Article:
Chrysler 2.0L Turbo GME Hurricane Engine (Design, Issues & Tuning)
Updated: Feb 2
✔ This article has been fact checked.
The 2.0L GME T4 Hurricane turbo engine is an inline four-cylinder gasoline turbocharged engine with direct injection. This engine is a member of the Global Medium Engine (GME) design family created by the powertrain division of the Fiat Chrysler Automobiles (FCA) company.
The FCA US-produced version made its debut in 2018 with the Jeep Wrangler, and the Jeep Cherokee followed a year later.
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Chrysler 2.0L Turbo GME Hurricane Engine Design
The cylinder block of this engine is made of low-pressure sand casting and has cast-iron liners.
The engine block has an open deck configuration, as opposed to the closed deck engines seen in Alfa Romeo automobiles. The lightweight crankshaft of the 2.0L GME engine is offset from the cylinder bores.
The connecting rod becomes more vertical during the power stroke due to the crankshaft offset, which lowers cylinder wall side loading.
A low-friction roller bearing balancing shaft and a variable displacement two-stage oil pump are also installed in the engine block. A two-stage oil pump operates in high-pressure mode when the engine is under heavy load and in low-pressure mode during normal operation.
Additionally, it delivers oil to each cylinder bore's piston cooling jets (also known as piston oil squirters), which regulate piston temperatures and minimize spark knock. The pistons have four valve chambers, plasma-coated piston rings, and are composed of cast aluminium.
The engine has a cast aluminium alloy cylinder head. The 2.0 Hurricane head has a MultiAir valvetrain with dual overhead camshafts (DOHC), high tumble intake ports, sodium-filled exhaust valves, a central injector, four valves per cylinder, and a water-cooled exhaust manifold.
A low-friction timing chain (an inverted tooth chain) drives both the intake and exhaust camshafts, which are both fitted with a dual Variable Valve Timing (VVT) system. The engine features polished cam journals and hollow shafts to save weight (3.5 lbs) and lengthen longevity.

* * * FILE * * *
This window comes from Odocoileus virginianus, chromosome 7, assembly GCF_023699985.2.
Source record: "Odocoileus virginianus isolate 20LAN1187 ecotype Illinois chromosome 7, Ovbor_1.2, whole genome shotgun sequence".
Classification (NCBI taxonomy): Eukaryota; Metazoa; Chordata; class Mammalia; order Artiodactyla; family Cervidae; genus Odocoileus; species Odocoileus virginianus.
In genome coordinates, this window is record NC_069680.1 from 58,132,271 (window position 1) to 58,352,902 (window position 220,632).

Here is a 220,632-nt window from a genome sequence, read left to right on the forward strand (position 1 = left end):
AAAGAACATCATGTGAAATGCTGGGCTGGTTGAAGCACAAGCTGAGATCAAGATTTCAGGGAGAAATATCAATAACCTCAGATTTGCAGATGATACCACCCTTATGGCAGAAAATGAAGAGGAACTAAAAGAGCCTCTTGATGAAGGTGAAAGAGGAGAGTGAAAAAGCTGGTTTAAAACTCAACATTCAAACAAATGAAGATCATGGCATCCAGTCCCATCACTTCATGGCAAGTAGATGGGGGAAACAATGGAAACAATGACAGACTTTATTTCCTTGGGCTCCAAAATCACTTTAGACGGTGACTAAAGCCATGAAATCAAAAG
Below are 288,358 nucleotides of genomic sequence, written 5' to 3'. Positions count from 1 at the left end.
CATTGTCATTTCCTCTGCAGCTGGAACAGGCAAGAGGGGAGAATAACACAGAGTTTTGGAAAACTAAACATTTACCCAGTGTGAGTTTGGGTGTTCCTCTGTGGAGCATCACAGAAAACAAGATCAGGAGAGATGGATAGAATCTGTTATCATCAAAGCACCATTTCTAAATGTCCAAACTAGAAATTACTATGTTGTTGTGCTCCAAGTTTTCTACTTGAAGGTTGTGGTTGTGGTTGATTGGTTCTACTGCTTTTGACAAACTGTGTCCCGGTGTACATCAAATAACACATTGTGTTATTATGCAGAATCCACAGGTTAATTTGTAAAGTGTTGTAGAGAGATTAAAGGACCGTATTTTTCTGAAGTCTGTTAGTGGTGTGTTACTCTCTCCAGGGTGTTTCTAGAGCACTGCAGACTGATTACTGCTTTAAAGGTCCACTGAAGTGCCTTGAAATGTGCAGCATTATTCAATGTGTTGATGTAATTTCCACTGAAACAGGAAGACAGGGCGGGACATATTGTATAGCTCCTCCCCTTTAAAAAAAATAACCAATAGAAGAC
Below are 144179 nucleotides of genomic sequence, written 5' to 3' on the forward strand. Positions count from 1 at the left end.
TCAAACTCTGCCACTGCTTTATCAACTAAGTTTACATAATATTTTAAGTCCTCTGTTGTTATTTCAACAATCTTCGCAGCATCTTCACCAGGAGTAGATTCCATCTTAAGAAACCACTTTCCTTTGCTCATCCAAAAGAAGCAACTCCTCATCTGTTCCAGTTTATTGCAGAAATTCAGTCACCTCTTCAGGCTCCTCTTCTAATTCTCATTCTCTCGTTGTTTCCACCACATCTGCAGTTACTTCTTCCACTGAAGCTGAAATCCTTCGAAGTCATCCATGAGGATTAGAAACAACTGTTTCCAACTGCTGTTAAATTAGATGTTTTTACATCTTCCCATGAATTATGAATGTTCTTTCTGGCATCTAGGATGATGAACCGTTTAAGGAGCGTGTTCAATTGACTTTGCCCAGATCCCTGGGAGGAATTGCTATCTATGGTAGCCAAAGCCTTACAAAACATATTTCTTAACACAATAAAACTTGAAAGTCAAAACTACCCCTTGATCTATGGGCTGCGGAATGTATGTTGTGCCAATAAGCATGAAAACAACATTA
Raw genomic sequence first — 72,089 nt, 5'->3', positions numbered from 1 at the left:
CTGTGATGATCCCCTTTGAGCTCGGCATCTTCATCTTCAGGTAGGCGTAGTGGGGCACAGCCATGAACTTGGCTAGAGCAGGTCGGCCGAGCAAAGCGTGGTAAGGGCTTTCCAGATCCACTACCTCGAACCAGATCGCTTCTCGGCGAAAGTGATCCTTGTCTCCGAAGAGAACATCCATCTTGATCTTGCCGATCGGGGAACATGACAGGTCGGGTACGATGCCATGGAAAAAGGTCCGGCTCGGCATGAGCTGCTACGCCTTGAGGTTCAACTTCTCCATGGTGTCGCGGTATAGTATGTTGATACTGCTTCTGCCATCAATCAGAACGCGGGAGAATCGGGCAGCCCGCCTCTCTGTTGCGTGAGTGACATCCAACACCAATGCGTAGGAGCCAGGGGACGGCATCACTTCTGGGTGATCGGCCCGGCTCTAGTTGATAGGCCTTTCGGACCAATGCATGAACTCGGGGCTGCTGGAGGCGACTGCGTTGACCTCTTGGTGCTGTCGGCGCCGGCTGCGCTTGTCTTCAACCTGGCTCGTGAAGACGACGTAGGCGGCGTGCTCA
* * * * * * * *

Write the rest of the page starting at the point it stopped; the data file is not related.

Direct injection is used in the 2.0L GME T4 engine. The high-pressure common-rail injection system can receive up to 2,900 psi of fuel pressure from the high-pressure fuel pump.
Fuel is injected into the cylinders using multi-hole fuel nozzles, which offers higher fuel atomization and delivery precision than port injection.
A turbocharged intake comes next, which improves both performance and economy. There is an electronically controlled wastegate and a low-inertia twin-scroll turbocharger. Due to the exhaust manifold's integration, it is attached to the cylinder head.
The water-cooled, integrated exhaust manifold lowers exhaust temperatures, extending the life of the turbocharger and speeding up engine warm-up.
A water/air charge intake air cooler is part of the intake system. A separate cooling system provides cooling for the turbocharger, throttle body, and intake air cooler. A variable flow water pump and an electric auxiliary water pump are also part of the cooling system.
The EGR (exhaust gas recirculation) system is also cooled by water.
A belt-starter-generator (BSG) is used in some of 2.0L GME turbo engines to help the engine run at lower rpms. Prior to the turbo spooling up, this eTorque technology further enhances low-end throttle responsiveness and auto stop/start performance.
The GPEC4 engine-management system, which includes a close-coupled catalyst, wide-range O2 sensor, and C-EGR system, ensures that the engine complies with all current emission regulations.
The turbo hurricane requires at least unleaded regular 87 octane for good fuel efficiency and performance; 91 octane or above is advised for best fuel economy and performance due to a high compression ratio (10:1) and turbocharging.
Manufacturer: FCA US LLC, Trenton South Engine Plant, Trenton, Michigan
Production years: 2016-present
Cylinder block material: Aluminium
Cylinder head material: Aluminium
Fuel type: Gasoline